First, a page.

There’s also some neat research suggesting that arm and leg motion is “neurocoupled,” perhaps an evolutionary remnant of when our ancestors were quadrupeds. Gait rehabilitation studies have shown that people are able to generate more force with their legs when they also engage their opposite arms. “This action may provide an ‘indirect’ method to help activate the legs when ‘directly’ activating the legs is compromised, maybe during the period of time when the runner’s legs are fatigued at the end of the race.” Or maybe not — it’s an idea that hasn’t been tested, but would be neat to see studied.

The big conclusion? Keep swinging your arms. How? “I think the ideal scenario for swinging the arms is that the motion would be primarily passive, to help reduce the metabolic cost of running, So keep them relaxed, in a comfortable position — and not pinned to your sides.

 

By Jose Fuentes/JOSE FIT ZONE FOUNDER
This blog is made for all of you fitness and wellness professionals to show your greatness! Shine and share your ideas. Become a prolific voice and let others hear you!Join me on a mission of an agile performance oriented fitness culture across the globe. My mission is to improve capabilities where the whole world achieve long term results with my company’s technology Shapes R In LLC. Please also download the tornado fitness mobile app. Ii believe sharing is caring. Ii want every individual aiming to help others to achieve health homeostasis, should be here and become a voice! As a result, the world can become highly energized and eager to take their goals to the next level. My app is devoted to offering the highest quality learning experiences to individuals aiming to improve their lifestyle. This blog is free and full with practical and easy-to-use information. As well as, diets, motivational tips, educational articles, bodybuilding, Holistic Doctor’s health advice, psychology of weight loss STRATEGIES. Written by pros! And most of all for everyone. From the regular “Joe Gym person” to seniors and children. We have designed a method that provides only the most practical and scientifically based health and fitness training! Which can be directly applied to “real life” experiences. It is with this dedication that Jjose Fit Zone is committed to being the lifelong exercise and the number one personalized training resource to the entire SOCIAL MEDIA WORLD. and beyond.Copyright © 2017 JOSE FIT ZONE By Jose Fuentes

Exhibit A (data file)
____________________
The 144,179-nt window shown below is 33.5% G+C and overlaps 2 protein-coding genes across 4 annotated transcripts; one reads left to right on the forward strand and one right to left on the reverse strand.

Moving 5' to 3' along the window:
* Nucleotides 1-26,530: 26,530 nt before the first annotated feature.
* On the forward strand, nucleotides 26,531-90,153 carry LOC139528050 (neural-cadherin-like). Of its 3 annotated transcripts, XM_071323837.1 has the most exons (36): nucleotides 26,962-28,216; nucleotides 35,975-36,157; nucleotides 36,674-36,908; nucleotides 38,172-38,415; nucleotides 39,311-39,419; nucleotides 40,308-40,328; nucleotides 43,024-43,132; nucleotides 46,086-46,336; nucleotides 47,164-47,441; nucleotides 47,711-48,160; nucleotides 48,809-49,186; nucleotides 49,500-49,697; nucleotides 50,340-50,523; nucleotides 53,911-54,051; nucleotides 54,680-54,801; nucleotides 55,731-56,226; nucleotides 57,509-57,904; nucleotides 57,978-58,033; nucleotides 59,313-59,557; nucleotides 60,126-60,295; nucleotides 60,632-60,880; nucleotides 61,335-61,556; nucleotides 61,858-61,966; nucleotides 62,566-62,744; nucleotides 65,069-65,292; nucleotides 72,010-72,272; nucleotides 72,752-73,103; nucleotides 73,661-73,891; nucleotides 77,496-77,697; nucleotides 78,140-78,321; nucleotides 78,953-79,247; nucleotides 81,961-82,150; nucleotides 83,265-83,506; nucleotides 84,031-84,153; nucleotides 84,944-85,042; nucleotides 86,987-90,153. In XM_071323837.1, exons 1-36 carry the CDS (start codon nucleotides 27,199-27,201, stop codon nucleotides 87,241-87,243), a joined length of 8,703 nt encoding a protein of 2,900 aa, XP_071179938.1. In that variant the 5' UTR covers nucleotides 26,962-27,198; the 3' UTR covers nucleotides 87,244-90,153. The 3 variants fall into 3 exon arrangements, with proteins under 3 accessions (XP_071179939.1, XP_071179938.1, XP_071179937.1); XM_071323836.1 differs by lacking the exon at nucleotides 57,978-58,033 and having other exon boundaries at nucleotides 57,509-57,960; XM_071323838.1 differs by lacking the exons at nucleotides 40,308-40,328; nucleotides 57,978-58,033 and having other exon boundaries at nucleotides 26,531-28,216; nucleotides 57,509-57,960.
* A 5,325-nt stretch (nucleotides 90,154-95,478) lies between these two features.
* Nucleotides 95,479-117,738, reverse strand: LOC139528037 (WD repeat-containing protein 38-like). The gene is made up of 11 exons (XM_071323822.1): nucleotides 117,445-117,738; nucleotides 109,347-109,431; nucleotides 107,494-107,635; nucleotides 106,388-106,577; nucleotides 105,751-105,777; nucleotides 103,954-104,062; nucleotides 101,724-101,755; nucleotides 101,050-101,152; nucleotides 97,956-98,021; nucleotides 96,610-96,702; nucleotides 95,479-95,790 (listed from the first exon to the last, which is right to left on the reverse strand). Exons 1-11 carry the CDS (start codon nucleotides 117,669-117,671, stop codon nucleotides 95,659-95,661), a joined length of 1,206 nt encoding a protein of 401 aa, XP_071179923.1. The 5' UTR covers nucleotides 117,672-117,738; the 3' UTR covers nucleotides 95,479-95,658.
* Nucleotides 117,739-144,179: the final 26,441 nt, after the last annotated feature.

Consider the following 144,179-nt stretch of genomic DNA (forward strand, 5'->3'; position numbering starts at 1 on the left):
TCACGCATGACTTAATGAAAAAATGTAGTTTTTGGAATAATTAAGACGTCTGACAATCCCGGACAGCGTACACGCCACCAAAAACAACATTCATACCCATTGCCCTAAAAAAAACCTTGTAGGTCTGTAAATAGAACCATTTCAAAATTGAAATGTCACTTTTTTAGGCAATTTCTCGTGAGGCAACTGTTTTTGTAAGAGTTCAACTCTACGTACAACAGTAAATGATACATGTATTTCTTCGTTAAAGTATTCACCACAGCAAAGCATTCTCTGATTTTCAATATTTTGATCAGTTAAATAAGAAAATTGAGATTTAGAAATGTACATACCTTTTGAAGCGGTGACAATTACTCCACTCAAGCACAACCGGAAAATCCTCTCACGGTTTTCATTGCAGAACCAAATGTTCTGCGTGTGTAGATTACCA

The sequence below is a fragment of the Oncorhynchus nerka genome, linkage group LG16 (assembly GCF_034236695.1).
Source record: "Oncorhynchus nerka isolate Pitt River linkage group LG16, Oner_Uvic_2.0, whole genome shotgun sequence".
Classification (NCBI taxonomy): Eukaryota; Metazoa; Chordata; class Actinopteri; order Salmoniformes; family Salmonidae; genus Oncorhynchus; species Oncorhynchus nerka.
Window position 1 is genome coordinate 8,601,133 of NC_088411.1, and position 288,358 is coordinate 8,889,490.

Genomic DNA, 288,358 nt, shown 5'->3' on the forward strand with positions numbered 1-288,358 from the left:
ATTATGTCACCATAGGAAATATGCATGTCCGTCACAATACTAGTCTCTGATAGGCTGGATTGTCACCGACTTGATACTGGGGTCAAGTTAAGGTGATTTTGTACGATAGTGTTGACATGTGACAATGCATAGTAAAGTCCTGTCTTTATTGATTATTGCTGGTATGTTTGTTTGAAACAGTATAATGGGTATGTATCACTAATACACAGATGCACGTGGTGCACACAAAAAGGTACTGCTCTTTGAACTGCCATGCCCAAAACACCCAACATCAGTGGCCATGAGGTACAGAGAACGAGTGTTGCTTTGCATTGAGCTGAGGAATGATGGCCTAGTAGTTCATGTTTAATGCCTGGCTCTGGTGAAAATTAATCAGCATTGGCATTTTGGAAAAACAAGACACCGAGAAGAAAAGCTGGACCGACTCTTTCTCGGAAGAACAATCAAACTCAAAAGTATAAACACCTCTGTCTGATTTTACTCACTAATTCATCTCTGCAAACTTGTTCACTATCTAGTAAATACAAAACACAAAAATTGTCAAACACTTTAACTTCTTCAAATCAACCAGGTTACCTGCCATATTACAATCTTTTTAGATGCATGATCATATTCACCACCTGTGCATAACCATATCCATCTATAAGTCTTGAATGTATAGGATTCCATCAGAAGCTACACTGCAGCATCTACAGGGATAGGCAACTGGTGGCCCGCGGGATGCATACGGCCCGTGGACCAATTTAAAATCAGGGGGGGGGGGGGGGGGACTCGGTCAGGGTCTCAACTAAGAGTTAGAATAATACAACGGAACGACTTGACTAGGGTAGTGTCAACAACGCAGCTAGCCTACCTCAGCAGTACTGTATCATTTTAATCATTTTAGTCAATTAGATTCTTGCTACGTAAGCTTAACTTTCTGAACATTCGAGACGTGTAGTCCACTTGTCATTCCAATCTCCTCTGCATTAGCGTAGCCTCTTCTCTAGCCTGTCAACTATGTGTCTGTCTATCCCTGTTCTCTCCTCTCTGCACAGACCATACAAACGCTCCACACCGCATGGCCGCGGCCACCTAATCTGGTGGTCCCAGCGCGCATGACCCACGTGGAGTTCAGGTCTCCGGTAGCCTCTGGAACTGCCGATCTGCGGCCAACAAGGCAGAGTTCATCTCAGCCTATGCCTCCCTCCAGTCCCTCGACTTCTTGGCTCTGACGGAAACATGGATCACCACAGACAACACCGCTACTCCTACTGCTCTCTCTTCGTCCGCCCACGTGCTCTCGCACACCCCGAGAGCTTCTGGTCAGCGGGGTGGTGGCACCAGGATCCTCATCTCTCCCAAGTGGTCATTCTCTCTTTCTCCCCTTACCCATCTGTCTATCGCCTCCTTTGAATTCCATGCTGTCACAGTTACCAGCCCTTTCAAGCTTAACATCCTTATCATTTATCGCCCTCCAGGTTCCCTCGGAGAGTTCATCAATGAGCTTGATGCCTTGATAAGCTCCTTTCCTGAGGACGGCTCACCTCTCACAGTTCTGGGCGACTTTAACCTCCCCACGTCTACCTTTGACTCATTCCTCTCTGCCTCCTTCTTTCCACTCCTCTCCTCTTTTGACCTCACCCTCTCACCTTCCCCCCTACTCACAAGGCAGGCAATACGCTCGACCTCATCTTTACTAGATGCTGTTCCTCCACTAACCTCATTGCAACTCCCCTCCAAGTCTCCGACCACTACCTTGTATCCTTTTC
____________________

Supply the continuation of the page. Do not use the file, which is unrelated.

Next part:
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2 Comments

  • Katherine says:

    Training with Jose over past year has rebuilt my strength and endurance. Have learned a lot and did my first 1/2 marathon and able to keep up with my daughter too. Jose has helped me with posture, running style and strength so that I could do it ! It was a lot of fun !